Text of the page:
In another aspect of the invention, supersaturation is kept low to promote growth on the micro-seed. In some cases, the kinetics of crystallization are fast and nucleation cannot be substantially avoided. An appropriate rapid mixer should be chosen in these cases to limit nucleation by mixing reagent streams quickly and avoiding high local concentrations of reagents. When the micro-seed is added to a crystallizer containing solute, dispersion of the seed by rapid micro-mixing is important to limit agglomeration of the micro-seed as crystallization takes place. Additionally, agglomeration of particles is directly related to the level of local supersaturation. Hunslow (Chemical Engineering Transactions, "Proceedings of the 15th International Symposium on Industrial Crystallization 2002", Volume 1 2002, p 65, published by ADIC--Associazione Italiana Di Engegneria Chemi). Therefore, rapid micro-mixing is also helpful in minimizing agglomeration for this situation. The selection of a rapid mixer must be balanced against the level of particle attrition by the choice of the mixer. The mechanism leading to particle birth due to particle--particles or particles--crystallizer surface interactions in the presence of seed particles is commonly referred to as secondary nucleation and is expected to occur to some extent in most crystallizations. The choices of equipment can alter the extent of this effect.
In general, the energy density experienced by the particles must be sufficient to afford deagglomeration and the particles must be exposed to the energy density during crystallization at a frequency sufficient to maintain a disperse system. A supplemental energy device helps to minimize agglomeration by dispersing particles. A function of the energy device is to create particle collisions which break lightly agglomerated materials apart or create a shear field which torque and break the agglomerates. This energy device could be as simple as a properly designed tank agitator or a recycle pipe with fluid pumping through it. Fluid pumps are high energy devices and can affect the crystallization process. These devices are sufficient when aggregates and agglomerates are not strong or the product is exposed to the device frequently. Rotor stator wet-mills are useful to provide a strong shear environment and are most useful when the particles themselves are not attritted. Sonication or ultrasonic energy applied to the crystallizer, has been found to limit agglomeration of compounds that aggregate readily and form stronger agglomerates. Applying sonication or an energy device at the end of the crystallization can also be useful to break agglomerates, but is less desirable than during the crystallization since the agglomerates may be of significant strength by the end of the crystallization time.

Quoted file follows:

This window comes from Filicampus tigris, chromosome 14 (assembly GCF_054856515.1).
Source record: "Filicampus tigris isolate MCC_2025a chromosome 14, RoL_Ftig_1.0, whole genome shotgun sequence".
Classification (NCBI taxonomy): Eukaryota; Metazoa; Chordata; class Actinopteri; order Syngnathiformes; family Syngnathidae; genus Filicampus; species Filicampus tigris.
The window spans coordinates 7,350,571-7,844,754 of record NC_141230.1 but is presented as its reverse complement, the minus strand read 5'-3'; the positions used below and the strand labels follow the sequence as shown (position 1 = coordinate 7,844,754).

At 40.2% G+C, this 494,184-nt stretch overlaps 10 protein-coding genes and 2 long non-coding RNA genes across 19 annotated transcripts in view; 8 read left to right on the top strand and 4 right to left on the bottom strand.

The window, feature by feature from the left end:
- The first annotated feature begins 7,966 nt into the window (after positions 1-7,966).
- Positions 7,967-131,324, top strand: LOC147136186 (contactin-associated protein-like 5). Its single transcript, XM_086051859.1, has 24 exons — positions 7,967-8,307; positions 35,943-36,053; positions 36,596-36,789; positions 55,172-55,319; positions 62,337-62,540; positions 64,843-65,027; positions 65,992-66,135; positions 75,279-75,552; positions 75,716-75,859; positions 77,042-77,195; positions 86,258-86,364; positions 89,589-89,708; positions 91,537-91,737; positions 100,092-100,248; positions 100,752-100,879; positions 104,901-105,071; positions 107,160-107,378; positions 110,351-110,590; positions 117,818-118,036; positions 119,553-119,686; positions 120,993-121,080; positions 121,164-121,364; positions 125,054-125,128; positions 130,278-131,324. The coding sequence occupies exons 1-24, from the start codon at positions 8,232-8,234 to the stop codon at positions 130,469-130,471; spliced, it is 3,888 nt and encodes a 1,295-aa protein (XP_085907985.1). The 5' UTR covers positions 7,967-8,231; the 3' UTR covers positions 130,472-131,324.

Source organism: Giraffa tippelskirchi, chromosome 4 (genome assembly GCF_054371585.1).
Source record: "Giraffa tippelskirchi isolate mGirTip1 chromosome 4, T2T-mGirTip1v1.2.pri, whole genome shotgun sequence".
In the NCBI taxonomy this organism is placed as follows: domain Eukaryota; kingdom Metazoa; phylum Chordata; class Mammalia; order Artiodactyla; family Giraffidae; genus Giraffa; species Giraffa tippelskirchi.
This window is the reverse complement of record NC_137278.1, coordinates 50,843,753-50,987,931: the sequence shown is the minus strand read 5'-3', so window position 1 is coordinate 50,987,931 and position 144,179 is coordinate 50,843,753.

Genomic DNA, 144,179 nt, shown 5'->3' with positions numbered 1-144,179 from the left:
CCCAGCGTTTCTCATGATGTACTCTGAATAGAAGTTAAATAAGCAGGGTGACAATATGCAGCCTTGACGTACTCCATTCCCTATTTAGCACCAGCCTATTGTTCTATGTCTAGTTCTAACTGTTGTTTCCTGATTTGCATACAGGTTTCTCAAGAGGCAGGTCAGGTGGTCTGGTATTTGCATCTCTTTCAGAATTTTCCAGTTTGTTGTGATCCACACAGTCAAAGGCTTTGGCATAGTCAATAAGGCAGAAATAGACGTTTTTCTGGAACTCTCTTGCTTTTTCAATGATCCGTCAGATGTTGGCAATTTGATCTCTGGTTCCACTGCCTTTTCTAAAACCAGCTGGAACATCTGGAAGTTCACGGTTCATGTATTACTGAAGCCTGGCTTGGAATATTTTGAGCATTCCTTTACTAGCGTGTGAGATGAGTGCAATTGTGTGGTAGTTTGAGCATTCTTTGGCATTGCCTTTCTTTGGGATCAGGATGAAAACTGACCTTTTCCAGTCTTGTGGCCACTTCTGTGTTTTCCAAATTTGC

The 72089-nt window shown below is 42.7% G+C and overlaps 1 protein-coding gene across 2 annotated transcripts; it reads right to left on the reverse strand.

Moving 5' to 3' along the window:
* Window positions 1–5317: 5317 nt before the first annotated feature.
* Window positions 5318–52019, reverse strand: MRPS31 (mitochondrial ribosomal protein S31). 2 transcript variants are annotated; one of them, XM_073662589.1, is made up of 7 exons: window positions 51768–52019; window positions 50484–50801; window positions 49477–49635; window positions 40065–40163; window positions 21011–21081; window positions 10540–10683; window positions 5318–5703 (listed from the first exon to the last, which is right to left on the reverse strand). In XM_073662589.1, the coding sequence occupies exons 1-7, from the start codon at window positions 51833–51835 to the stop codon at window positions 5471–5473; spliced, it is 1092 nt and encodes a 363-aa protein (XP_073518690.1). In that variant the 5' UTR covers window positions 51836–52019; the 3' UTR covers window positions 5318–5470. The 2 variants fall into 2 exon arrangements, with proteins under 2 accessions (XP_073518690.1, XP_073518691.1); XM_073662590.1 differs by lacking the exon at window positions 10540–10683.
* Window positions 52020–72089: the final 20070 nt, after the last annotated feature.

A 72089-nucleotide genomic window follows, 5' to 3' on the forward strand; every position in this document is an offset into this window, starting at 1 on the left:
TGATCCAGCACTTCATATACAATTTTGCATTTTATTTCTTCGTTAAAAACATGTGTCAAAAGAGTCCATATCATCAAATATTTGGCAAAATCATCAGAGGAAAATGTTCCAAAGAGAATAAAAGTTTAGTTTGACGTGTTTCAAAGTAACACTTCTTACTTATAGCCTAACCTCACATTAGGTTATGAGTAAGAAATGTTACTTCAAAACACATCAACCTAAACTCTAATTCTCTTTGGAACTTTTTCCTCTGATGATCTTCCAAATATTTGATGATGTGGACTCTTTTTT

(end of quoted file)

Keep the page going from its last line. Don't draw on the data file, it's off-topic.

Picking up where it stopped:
The fundamental technology of sonication (ultrasound waves typically between 10 and 60 kHz) is highly complex and the fundamental mechanism for successful deagglomeration is unclear. Sonication is effective at deaggregation or deagglomeration (Pohl and Schubert Partec 2004 "dispersion and deagglomeration of nanoparticles in aqueous solutions"). As a nonbinding explanation of the mechanical process, sonication provides ultrasound waves of a high power density and thus a high strength for agglomerate disruption. Cavitation bubbles are formed during the negative-pressure period of the wave and the rapid collapse of these bubbles provide a shock wave and high temperature and pressures useful for deagglomeration. In the present invention, it has been found that the seed and grown particles are not significantly fractured in most cases, and thus, the high energy events of sonication are especially effective to promote growth on dispersed particles without attrition of the particles.
Ultrasound reduces the induction time for nucleation and provides facile nucleation at moderate supersaturation. This enhances the reproducibility of seed bed generation in the absence of solids apriori or without needing to add a solid seed to the batch concentrate (McCausland et. al. Chemical Engineering Progress July 2001 P 56-61). This approach is contrary to the current teachings where the presence of micro-seed dictates the final product properties and especially the crystal form. In the present process, micro-seed is provided and not induced through the application of ultrasound.